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Experience the authentic character of the Ligurian Coast when you stay at this monastery in the Cinque Terre.

Sunday, January 9th, 2011

Vernazza, one of the towns, boasts a spectacular bay.

Built by locals seeking shelter on the mountains, far from the coast and the Lombard invasions, the monastery is enveloped by a Ligurian landscape of steep, wooded hills and archetypical lush hillside terraces.

The Cinque Terre (Five Lands) are extraordinarily scenic seaside villages which look today as they did thousands of years ago. Built into the mountainside, the fishing villages cling to a rocky coastline, on cliffs that drop precipitously into the sea. The Cinque Terre forms a natural park of sublime beauty (cars are banned from the towns). An ancient footpath known as the Sentiero Azzurro, offers breathtaking views. The trail traces the coast along a narrow, vertiginous path through vineyards and olive groves that link one village to another.

Vernazza, one of the towns, boasts a spectacular bay; its setting highlighted by a seaside promenade and piazza. Green-shuttered houses line the streets that are connected by steep stairways A walk down the hillside reveals quaint stone bridges, grape vines, sepia-toned houses with sloping slate roofs and terraced gardens filled with fragrant lemon trees.

Close by is the seaside town of Portovenere, at the end of the rocky slopes of the Gulf of Spezia. A romantic village of narrow streets and richly colored row houses, the marina bobs with toylike fishing boats, its church of black and white banded marble presenting a handsome contrast to the blue sea. The English poet Byron once lived in town and often spent time in a cave named Arpaia. Portovenere faces the island of Palmaria, an intriguing locale of grottoes and sea stacks.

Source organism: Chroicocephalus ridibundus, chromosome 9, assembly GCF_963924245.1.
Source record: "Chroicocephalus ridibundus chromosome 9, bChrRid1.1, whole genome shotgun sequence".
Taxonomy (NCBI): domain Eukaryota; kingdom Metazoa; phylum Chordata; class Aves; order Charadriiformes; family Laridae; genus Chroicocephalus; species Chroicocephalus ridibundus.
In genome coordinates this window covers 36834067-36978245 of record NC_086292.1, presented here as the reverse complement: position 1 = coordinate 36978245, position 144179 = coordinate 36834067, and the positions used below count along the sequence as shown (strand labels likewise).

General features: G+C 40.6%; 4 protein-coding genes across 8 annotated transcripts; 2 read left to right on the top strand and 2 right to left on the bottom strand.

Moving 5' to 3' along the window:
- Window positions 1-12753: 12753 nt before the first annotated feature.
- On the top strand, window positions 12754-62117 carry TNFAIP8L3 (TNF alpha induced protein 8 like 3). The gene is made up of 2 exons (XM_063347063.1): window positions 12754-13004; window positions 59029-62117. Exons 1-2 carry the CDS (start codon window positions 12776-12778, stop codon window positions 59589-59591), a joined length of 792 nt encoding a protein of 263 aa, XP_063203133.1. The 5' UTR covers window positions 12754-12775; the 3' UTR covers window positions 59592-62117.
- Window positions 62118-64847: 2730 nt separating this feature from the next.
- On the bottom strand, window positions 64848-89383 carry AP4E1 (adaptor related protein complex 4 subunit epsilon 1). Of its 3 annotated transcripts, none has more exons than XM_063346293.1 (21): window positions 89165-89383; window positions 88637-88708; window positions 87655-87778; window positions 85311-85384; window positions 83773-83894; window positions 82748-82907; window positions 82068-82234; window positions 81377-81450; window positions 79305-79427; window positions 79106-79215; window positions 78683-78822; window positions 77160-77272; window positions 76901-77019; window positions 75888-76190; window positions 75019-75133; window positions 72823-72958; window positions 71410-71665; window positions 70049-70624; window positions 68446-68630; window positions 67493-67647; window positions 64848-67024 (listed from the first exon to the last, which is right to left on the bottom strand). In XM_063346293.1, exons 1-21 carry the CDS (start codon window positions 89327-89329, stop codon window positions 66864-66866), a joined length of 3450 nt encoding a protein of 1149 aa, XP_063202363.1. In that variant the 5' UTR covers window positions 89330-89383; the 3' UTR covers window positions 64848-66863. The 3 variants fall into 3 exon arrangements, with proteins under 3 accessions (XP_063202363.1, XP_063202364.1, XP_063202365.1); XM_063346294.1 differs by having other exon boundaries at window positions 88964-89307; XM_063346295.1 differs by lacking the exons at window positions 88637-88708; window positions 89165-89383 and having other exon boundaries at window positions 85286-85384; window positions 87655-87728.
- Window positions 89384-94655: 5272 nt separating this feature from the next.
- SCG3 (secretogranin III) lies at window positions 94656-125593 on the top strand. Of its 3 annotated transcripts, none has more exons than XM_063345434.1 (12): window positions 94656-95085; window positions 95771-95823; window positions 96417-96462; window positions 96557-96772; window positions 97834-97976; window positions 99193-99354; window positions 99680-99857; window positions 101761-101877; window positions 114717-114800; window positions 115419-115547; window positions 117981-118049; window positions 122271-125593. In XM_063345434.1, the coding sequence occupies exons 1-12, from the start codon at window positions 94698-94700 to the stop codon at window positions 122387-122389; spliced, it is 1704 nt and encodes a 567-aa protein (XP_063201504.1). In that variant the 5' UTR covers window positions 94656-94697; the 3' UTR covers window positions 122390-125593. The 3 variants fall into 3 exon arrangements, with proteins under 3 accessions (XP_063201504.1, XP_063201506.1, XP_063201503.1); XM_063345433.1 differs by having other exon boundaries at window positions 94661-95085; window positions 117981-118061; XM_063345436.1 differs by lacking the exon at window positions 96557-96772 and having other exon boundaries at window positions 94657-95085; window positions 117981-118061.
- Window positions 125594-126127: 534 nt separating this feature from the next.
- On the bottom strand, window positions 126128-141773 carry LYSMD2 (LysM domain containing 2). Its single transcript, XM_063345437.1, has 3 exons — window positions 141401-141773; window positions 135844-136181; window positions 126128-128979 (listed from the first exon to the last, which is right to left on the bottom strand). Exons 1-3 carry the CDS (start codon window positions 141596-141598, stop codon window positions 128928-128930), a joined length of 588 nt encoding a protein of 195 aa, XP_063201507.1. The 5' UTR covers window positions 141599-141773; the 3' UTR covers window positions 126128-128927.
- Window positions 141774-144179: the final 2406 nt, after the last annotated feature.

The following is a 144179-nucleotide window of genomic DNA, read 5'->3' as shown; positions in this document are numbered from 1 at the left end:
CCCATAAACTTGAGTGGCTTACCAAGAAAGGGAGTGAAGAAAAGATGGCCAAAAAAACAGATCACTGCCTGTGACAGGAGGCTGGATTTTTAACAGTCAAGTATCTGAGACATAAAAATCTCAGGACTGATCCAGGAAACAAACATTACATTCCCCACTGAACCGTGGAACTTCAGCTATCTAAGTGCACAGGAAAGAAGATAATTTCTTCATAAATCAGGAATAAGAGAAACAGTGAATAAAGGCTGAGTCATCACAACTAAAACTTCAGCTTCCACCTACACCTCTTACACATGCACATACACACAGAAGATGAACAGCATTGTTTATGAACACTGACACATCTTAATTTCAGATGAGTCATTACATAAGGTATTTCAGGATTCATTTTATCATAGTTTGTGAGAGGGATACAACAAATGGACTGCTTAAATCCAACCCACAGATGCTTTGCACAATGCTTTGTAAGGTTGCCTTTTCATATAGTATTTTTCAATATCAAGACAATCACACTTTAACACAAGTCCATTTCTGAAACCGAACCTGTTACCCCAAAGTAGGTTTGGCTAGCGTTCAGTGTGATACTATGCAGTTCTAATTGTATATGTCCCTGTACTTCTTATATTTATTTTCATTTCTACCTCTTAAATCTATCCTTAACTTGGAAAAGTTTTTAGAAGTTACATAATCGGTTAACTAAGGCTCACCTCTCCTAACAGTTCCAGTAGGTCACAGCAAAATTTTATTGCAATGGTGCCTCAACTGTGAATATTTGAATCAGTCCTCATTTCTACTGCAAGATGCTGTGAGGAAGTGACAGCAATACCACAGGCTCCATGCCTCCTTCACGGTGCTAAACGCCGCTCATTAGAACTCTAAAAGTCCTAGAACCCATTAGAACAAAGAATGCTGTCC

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A Medieval Village and the Altamira Caves are reason enough to visit this monastery

Thursday, December 2nd, 2010

The monastery complex is composed of a Baroque 17th century church, cloister and convent (cells of the friars, refectory, chapter house and library).

In 1605, the Dominican friars of Santillana Del Mar were asked to settle in the hermitage. They accepted and became an independent monastery in 1611. The monastery complex is composed of a Baroque 17th century church, cloister and convent (cells of the friars, refectory, chapter house and library). The simple cloister is adorned with a fine collection of Baroque paintings, representing scenes from the life of Santa Domingo. Each of the six lateral chapels has a retablo dedicated to a saint.

Santillana del Mar is close to the monastery. Its inhabitants jokingly refer to it as the city of three lies: one, it isn’t saintly, two it isn’t flat (Llana means flat) and three, it isn’t by the sea. Despite its popularity and the fact that the city has become a tourist mecca, it is among the most perfectly preserved medieval villages in Spain. Santillana del Mar maintains an old-world atmosphere embodied by exquisite medieval buildings and cobbled streets. Its ensemble of 15th to 17th century golden stone mansions and palaces imbues the town with a distinctive character while offering a glimpse of the old country nobility of Spain. The houses are underscored by wooden galleries of iron balconies filled with flowers, their plain stone facades enlivened by coats of arms.